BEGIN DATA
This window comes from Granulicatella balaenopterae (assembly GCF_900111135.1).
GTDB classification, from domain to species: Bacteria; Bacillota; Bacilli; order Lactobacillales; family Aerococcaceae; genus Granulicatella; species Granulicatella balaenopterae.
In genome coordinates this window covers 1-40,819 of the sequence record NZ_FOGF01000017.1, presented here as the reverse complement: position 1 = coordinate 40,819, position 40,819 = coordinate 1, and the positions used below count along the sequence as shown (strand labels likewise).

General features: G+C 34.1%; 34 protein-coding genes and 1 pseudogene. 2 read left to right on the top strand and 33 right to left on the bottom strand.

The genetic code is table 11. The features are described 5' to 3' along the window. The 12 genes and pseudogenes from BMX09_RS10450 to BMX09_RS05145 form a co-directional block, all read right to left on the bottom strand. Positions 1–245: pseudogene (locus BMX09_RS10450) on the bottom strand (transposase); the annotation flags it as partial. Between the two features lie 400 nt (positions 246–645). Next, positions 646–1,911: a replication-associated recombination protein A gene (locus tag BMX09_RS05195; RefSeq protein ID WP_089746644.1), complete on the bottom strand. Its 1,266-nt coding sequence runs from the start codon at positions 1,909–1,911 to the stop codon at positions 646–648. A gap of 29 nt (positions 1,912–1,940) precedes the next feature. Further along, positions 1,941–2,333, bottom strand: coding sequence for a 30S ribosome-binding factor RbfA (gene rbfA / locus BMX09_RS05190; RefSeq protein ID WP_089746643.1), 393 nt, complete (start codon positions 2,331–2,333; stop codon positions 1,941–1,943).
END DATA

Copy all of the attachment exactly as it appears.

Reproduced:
This window comes from Granulicatella balaenopterae (assembly GCF_900111135.1).
GTDB classification, from domain to species: Bacteria; Bacillota; Bacilli; order Lactobacillales; family Aerococcaceae; genus Granulicatella; species Granulicatella balaenopterae.
In genome coordinates this window covers 1-40,819 of the sequence record NZ_FOGF01000017.1, presented here as the reverse complement: position 1 = coordinate 40,819, position 40,819 = coordinate 1, and the positions used below count along the sequence as shown (strand labels likewise).

General features: G+C 34.1%; 34 protein-coding genes and 1 pseudogene. 2 read left to right on the top strand and 33 right to left on the bottom strand.

The genetic code is table 11. The features are described 5' to 3' along the window. The 12 genes and pseudogenes from BMX09_RS10450 to BMX09_RS05145 form a co-directional block, all read right to left on the bottom strand. Positions 1–245: pseudogene (locus BMX09_RS10450) on the bottom strand (transposase); the annotation flags it as partial. Between the two features lie 400 nt (positions 246–645). Next, positions 646–1,911: a replication-associated recombination protein A gene (locus tag BMX09_RS05195; RefSeq protein ID WP_089746644.1), complete on the bottom strand. Its 1,266-nt coding sequence runs from the start codon at positions 1,909–1,911 to the stop codon at positions 646–648. A gap of 29 nt (positions 1,912–1,940) precedes the next feature. Further along, positions 1,941–2,333, bottom strand: coding sequence for a 30S ribosome-binding factor RbfA (gene rbfA / locus BMX09_RS05190; RefSeq protein ID WP_089746643.1), 393 nt, complete (start codon positions 2,331–2,333; stop codon positions 1,941–1,943).